Many Linux distributions include Thunderbird by default, and most have a package management system that enables you to easily install Thunderbird. Generally, you should install from the package management system, because it will:
- Ensure that you have all the required libraries
- Install Thunderbird in a way that works best with your distribution
- Create shortcuts to launch Thunderbird
- Make Thunderbird available to all users of your computer
- Make removing Thunderbird work the same as removing any other application
Package management also has some disadvantages:
- It may not give you the latest version of Thunderbird
- It may give you a version without Thunderbird branding
Installing from a package manager
To install Thunderbird using the package manager, please refer to the documentation of the Linux distribution you're using.
Installing outside of a package manager
Complete instructions for installing Thunderbird outside of package management may be available at your distribution's support website. For example:
- Before you install Thunderbird, make sure that your computer has the required libraries installed. Missing libraries will cause Thunderbird to be inoperable.
- The installation file provided by Mozilla in .tar.bz2 format does not contain sources but pre-compiled binary files, therefore you can simply unpack and run them. There is no need to compile the program from source.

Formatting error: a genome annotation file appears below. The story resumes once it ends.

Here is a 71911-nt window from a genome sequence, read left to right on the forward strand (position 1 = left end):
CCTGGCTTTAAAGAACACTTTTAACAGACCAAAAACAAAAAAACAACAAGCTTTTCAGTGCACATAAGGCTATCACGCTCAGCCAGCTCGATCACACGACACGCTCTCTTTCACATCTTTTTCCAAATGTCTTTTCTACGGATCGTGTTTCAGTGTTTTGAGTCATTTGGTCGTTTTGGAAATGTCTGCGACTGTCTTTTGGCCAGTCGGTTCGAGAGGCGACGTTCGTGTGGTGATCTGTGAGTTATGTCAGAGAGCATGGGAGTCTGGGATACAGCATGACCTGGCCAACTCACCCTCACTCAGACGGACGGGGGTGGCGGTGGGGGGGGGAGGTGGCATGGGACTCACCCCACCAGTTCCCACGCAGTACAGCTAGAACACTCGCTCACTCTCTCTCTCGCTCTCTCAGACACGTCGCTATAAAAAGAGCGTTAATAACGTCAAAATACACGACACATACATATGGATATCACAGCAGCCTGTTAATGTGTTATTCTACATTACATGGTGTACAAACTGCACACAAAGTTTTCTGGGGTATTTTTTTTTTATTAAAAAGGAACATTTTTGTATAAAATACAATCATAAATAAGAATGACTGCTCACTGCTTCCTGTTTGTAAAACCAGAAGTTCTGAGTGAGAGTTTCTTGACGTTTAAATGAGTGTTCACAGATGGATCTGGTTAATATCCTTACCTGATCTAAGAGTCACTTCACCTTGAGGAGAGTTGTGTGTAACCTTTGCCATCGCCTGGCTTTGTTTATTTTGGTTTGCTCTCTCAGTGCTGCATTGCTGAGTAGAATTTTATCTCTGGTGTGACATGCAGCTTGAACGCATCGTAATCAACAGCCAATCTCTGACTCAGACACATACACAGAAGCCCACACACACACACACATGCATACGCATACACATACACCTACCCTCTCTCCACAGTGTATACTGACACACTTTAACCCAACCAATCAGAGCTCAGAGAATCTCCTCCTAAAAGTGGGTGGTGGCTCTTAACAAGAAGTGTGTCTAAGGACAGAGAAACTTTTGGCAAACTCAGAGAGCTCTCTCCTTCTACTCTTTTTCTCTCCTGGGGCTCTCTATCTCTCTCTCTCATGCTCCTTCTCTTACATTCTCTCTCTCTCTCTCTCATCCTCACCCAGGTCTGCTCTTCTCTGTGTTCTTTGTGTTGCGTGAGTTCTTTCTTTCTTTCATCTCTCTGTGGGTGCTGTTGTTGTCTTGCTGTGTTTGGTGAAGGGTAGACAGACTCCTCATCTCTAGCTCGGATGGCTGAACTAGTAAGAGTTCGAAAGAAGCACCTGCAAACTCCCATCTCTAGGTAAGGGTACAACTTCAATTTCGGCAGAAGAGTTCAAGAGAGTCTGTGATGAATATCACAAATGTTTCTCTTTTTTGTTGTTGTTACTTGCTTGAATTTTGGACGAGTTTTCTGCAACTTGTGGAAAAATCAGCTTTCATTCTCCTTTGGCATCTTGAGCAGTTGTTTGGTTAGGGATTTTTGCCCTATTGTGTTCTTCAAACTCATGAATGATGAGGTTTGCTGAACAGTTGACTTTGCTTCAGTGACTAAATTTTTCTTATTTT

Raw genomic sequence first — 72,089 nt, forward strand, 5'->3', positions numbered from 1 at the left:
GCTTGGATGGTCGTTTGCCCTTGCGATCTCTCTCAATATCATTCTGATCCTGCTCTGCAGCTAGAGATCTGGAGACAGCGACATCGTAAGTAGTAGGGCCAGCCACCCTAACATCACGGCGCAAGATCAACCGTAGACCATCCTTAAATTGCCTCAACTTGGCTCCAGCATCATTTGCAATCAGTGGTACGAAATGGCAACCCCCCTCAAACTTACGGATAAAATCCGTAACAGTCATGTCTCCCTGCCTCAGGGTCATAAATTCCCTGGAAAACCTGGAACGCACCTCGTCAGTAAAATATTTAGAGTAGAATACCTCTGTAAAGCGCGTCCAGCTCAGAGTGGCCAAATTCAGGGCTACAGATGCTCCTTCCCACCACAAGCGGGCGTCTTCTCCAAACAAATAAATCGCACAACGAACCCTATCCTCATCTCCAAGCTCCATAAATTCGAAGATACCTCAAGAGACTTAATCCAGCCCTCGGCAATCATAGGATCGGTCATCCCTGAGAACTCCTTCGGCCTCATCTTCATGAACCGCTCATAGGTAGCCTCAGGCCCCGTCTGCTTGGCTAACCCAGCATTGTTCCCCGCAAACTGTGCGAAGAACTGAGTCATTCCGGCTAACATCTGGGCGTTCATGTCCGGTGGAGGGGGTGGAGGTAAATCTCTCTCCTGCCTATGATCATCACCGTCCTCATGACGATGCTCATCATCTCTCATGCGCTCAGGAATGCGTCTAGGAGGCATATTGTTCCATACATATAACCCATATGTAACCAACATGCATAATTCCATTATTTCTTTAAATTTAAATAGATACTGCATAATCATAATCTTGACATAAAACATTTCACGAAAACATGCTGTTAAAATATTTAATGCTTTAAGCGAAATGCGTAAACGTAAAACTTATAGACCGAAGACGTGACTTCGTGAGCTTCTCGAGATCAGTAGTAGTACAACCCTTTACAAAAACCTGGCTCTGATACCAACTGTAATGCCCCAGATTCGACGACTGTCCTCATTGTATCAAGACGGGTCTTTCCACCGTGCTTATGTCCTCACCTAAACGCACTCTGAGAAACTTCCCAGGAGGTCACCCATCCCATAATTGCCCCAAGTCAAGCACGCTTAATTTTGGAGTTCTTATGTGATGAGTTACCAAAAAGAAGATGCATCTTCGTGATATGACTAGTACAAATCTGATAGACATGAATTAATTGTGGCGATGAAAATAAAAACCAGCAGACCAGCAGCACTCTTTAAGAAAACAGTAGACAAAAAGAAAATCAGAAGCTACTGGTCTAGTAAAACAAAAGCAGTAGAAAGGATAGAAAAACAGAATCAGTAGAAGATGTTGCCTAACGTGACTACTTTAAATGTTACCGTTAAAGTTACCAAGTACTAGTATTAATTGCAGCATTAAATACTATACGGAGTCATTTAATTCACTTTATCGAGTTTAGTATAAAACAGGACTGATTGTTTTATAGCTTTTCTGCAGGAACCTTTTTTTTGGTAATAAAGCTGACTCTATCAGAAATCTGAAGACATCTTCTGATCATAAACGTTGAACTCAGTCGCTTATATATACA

- The following instructions will install Thunderbird into your home directory, and only the current user will be able to run it.
- Download Thunderbird from the Thunderbird download page to your home directory.
- Open a Terminal and go to your home directory:
- Extract the contents of the downloaded file:
tar xjf thunderbird-*.tar.bz2
- Close Thunderbird if it's open.
- To start Thunderbird, run the thunderbird script in the thunderbird folder:
Thunderbird should now start. You can then create a launcher on your desktop to run this command.
As noted above, you need to install the required libraries for Thunderbird to work. Many distributions don't include libstdc++5 by default.
"Thunderbird not installed" message or wrong version of Thunderbird starts
If Thunderbird is installed following the instructions given above, it must be started (in a Terminal or in a launcher on the Desktop, for example) using the command:
If you try to start Thunderbird in a Terminal with the command:
thunderbird, it will either start the package-manager-installed version of Thunderbird or will tell you the program is not installed.